Marketplace: What expanding the “joint employer” rule will mean for unions

The Trump administration issued rules and legal guidance that made it more difficult for unions to organize workers, and for workers to bring complaints and lawsuits against employers for alleged labor-law violations.

That’s changing now that Democrats are in the White House, and Democratic appointees control the Labor Department and National Labor Relations Board. For instance, the NLRB has just proposed a new labor-friendly rule on “joint-employer” status intended to reverse a Trump-era rule that was more friendly to employers.

The NLRB’s new proposed joint-employer rule will make it easier for employees who work for a contractor, staffing or temp agency, or franchise, to drag the big companies higher up the employment chain into labor disputes.

So, imagine a crew of warehouse workers who get a paycheck from a staffing firm, which contracts to provide labor to a big retailer. And actually, the boxes the workers load, the equipment and scheduling software they use — are the big retailer’s, not the staffing company’s.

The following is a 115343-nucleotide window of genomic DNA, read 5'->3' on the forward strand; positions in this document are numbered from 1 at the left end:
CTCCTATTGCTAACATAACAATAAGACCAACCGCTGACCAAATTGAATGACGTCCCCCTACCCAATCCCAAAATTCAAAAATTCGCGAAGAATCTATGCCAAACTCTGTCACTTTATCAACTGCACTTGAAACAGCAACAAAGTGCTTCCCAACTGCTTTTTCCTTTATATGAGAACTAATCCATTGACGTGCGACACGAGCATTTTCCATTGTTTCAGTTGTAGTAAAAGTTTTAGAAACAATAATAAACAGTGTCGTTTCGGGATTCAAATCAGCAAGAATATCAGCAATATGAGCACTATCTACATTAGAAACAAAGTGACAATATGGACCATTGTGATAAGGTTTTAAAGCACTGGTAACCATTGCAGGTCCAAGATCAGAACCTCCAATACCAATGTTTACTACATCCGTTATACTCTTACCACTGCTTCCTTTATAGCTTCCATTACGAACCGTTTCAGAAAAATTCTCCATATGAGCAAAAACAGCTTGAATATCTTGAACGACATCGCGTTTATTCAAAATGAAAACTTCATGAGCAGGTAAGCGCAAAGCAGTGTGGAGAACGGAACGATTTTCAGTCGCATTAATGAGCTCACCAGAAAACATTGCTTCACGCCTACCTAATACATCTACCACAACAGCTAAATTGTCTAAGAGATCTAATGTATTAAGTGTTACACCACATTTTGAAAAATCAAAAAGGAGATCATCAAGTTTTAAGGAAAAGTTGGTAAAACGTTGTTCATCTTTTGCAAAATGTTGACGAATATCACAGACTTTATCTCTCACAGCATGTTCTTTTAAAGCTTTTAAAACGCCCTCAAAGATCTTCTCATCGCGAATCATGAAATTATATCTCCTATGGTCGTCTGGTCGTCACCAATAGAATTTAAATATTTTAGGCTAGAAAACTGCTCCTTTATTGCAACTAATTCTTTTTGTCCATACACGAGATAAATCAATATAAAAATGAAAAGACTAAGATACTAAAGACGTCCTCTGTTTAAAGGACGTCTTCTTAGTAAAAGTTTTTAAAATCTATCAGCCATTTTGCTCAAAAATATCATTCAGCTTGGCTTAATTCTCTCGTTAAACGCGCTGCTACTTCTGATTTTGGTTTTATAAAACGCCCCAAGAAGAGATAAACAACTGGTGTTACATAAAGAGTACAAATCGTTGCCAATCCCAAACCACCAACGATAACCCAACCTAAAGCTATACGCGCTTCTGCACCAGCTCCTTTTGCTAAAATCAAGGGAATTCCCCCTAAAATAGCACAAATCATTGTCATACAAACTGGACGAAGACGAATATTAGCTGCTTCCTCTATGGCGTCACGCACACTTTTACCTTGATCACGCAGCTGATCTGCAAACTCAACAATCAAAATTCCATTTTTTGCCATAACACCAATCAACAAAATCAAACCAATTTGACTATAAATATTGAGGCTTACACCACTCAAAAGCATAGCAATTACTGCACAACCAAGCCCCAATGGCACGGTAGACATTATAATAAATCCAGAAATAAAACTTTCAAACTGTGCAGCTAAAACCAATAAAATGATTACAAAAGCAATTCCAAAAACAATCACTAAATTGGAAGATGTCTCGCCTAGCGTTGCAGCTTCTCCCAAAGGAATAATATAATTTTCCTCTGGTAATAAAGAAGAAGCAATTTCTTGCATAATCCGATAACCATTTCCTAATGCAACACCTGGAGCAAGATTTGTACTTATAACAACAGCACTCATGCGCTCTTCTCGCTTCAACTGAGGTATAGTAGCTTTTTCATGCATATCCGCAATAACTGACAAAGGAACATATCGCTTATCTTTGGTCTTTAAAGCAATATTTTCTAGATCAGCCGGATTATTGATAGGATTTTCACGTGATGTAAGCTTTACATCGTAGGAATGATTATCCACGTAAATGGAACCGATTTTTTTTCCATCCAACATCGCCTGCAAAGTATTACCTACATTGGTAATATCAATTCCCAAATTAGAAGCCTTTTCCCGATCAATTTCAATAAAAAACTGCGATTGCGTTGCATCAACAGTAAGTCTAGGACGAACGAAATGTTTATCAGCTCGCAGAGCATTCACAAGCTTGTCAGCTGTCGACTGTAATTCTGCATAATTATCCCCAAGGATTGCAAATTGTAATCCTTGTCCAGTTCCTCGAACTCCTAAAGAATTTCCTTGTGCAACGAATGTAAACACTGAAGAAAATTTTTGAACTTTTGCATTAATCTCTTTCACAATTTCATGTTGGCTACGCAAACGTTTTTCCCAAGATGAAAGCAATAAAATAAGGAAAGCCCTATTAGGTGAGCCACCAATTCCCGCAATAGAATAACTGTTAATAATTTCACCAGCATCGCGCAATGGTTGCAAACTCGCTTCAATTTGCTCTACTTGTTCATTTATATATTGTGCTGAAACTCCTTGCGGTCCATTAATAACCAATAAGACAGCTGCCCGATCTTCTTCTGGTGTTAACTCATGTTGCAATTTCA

“This rule would broaden the responsibility to those who have indirect authority to control the working conditions of employees,” said Ruben Garcia, who runs the Workplace Law Program at the University of Nevada-Las Vegas. “And that can be everything from setting production quotas that require certain kinds of labor conditions, or scheduling like in many fast-food franchises which are scheduled from a central location.”

The new proposed rule could make the bigger parent companies a target of union organizing drives. Cathy Ruckelshaus is general counsel at the National Employment Law Project.

Read the full article at Marketplace

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